Additionally, Luke Ng, senior VP of research at FE Advisory Asia, provides a concise analysis on macro events and their impact on the portfolio.
A breakdown of the Growth portfolio at the end of September 2018*. Performance figures are in the menu image above.
Luke Ng, FE Advisory Asia
How did the market perform in September?
It was a relatively subdued month for equity investors with some markets posting slight losses while others managed to scrape together some slight gains. The strongest performing developed market was Japan, where victory for Shinzō Abe in the leadership elections for the LDP effectively meant that he will remain as prime minister for the next three years, providing greater stability and visibility of policy. UK equities also posted positive returns despite Brexit uncertainty continuing to drag on sentiment and resulting in a devaluation of the sterling. Nevertheless, it still ended up as a positive push to equities, given a lot of the companies in the FTSE 100 make most of their money outside of the UK.
The US ended the month broadly flat, despite data showing that wages are now growing at the fastest rate since 2009. Industrial activity remained robust, showing little impact from the ongoing trade war with China.
Emerging markets in contrast fell heavily at the start of the month before recovering, as tensions in the ongoing trade talks between China and the US remained high. September also saw a rally in oil prices due to concerns over US sanctions on Iran. That resulted in a hit on India equities, as worries intensified over inflation and a widening trade deficit.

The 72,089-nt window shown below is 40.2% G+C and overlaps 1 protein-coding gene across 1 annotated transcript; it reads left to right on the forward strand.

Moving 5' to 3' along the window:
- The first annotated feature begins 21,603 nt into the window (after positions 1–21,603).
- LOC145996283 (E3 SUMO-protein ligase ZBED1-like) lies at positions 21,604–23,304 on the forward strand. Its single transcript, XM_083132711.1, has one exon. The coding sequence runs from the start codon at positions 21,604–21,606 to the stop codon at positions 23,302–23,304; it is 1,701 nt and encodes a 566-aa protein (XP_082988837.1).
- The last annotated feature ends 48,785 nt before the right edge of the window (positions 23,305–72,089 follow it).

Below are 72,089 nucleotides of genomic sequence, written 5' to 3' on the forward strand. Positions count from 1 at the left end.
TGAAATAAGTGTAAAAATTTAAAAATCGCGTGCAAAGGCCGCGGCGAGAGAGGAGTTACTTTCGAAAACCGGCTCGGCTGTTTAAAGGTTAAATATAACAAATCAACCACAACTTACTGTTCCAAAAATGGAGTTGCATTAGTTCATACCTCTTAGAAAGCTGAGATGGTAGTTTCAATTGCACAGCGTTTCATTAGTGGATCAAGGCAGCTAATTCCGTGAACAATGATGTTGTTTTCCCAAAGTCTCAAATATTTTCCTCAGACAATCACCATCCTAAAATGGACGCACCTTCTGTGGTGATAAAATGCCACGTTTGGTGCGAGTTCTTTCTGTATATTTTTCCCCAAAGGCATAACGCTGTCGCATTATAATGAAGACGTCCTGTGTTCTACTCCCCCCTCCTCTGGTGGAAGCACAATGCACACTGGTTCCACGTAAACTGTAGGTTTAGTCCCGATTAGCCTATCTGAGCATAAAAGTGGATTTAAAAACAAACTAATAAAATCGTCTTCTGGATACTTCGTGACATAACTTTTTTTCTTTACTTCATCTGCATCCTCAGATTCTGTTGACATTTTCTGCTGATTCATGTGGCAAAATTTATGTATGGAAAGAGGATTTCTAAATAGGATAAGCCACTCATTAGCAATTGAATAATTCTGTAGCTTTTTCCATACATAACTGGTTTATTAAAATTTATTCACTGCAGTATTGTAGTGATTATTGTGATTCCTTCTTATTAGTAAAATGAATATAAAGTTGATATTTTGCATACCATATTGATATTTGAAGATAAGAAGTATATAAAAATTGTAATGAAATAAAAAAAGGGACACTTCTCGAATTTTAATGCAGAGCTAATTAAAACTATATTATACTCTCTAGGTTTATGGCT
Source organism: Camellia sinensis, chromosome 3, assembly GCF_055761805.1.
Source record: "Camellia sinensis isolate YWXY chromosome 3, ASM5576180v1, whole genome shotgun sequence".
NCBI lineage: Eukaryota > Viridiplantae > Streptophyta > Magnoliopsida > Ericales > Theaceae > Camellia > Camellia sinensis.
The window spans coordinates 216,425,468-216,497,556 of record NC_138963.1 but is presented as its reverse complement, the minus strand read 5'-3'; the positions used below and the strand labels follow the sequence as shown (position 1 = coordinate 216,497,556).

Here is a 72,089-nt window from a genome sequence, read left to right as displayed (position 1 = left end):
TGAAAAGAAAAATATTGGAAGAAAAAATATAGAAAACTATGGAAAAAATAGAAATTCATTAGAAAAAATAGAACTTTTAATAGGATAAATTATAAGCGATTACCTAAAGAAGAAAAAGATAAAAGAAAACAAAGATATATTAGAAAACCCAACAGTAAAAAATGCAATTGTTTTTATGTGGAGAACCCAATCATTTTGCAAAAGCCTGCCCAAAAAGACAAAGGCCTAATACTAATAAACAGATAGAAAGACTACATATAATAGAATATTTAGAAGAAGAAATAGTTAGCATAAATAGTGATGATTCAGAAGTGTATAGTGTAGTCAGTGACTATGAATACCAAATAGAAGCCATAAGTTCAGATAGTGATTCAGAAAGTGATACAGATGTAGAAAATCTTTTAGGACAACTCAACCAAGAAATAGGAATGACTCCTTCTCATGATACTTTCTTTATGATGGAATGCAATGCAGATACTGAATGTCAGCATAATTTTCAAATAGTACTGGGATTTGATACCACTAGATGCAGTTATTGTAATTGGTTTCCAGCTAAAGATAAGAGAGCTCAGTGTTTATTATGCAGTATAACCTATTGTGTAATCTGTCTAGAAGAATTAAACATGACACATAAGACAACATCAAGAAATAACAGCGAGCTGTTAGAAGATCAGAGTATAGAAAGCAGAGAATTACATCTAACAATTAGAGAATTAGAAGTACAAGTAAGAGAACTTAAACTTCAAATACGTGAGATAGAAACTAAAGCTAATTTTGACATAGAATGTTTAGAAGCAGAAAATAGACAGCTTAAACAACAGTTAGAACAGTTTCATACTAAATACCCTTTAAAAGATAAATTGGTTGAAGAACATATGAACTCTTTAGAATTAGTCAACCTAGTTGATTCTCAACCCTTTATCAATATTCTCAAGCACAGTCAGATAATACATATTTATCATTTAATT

Among fixed income, 10-year US treasury yields rose in September after the US Fed hiked interest rates for the eighth time. Emerging market debt stablised as the Turkish central bank raised interest rates to 24%, significantly higher than what the market expected. Corporate bonds, in particular high yield, did well despite mixed performance across sectors.
How did the Growth portfolio perform?
The FE growth portfolio fell 0.60% in September in US dollar terms. The JPMorgan Japan (Yen) Fund was the best performing fund in the portfolio amid the relative strength of Japanese equities. To enhance our portfolio diversification benefit, we had some energy exposure in the portfolio and this also helped on the back of rising oil prices.
With bias towards Asia equities, it was not a particularly good month for us, especially one of our core Asia equity holdings with a stronger focus in India. Having said that, some of our holdings invested in the region managed to do well, namely a strategy primarily investing into China dividend stocks, which posted positive returns for the month and outperformed the market and peers. Lastly, our European exposure through Jupiter, which has done well consistently over the long term, did underperform in September due to the funds’ underweight in UK and financials and an overweight in Germany.
FE Advisory Asia portfolio performance
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